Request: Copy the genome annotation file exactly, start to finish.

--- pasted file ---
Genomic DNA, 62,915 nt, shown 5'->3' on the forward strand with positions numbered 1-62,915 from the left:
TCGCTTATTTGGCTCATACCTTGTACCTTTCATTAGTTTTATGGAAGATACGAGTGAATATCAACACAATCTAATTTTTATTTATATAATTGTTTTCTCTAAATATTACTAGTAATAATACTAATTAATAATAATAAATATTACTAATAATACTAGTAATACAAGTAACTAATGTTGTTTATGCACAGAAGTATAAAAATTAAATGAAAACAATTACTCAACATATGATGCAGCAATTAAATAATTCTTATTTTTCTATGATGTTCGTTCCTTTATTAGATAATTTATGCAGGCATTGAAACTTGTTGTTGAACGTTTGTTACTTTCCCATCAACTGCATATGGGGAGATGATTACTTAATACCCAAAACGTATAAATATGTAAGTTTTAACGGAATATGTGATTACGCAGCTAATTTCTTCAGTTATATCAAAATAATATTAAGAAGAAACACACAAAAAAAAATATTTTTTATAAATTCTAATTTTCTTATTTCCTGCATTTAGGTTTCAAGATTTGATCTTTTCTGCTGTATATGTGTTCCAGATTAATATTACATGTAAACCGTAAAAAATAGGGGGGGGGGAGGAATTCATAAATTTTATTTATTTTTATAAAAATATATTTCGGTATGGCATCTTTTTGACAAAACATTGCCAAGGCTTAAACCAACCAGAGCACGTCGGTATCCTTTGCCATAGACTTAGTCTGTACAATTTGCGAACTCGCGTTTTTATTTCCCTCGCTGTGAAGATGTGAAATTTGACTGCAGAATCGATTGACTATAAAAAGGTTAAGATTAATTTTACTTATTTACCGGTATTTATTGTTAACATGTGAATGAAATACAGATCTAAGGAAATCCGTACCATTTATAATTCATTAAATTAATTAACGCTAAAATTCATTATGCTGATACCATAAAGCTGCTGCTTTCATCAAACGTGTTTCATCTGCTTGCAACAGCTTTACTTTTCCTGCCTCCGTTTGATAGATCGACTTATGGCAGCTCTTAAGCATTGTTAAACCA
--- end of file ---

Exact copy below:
Genomic DNA, 62,915 nt, shown 5'->3' on the forward strand with positions numbered 1-62,915 from the left:
TCGCTTATTTGGCTCATACCTTGTACCTTTCATTAGTTTTATGGAAGATACGAGTGAATATCAACACAATCTAATTTTTATTTATATAATTGTTTTCTCTAAATATTACTAGTAATAATACTAATTAATAATAATAAATATTACTAATAATACTAGTAATACAAGTAACTAATGTTGTTTATGCACAGAAGTATAAAAATTAAATGAAAACAATTACTCAACATATGATGCAGCAATTAAATAATTCTTATTTTTCTATGATGTTCGTTCCTTTATTAGATAATTTATGCAGGCATTGAAACTTGTTGTTGAACGTTTGTTACTTTCCCATCAACTGCATATGGGGAGATGATTACTTAATACCCAAAACGTATAAATATGTAAGTTTTAACGGAATATGTGATTACGCAGCTAATTTCTTCAGTTATATCAAAATAATATTAAGAAGAAACACACAAAAAAAAATATTTTTTATAAATTCTAATTTTCTTATTTCCTGCATTTAGGTTTCAAGATTTGATCTTTTCTGCTGTATATGTGTTCCAGATTAATATTACATGTAAACCGTAAAAAATAGGGGGGGGGGAGGAATTCATAAATTTTATTTATTTTTATAAAAATATATTTCGGTATGGCATCTTTTTGACAAAACATTGCCAAGGCTTAAACCAACCAGAGCACGTCGGTATCCTTTGCCATAGACTTAGTCTGTACAATTTGCGAACTCGCGTTTTTATTTCCCTCGCTGTGAAGATGTGAAATTTGACTGCAGAATCGATTGACTATAAAAAGGTTAAGATTAATTTTACTTATTTACCGGTATTTATTGTTAACATGTGAATGAAATACAGATCTAAGGAAATCCGTACCATTTATAATTCATTAAATTAATTAACGCTAAAATTCATTATGCTGATACCATAAAGCTGCTGCTTTCATCAAACGTGTTTCATCTGCTTGCAACAGCTTTACTTTTCCTGCCTCCGTTTGATAGATCGACTTATGGCAGCTCTTAAGCATTGTTAAACCA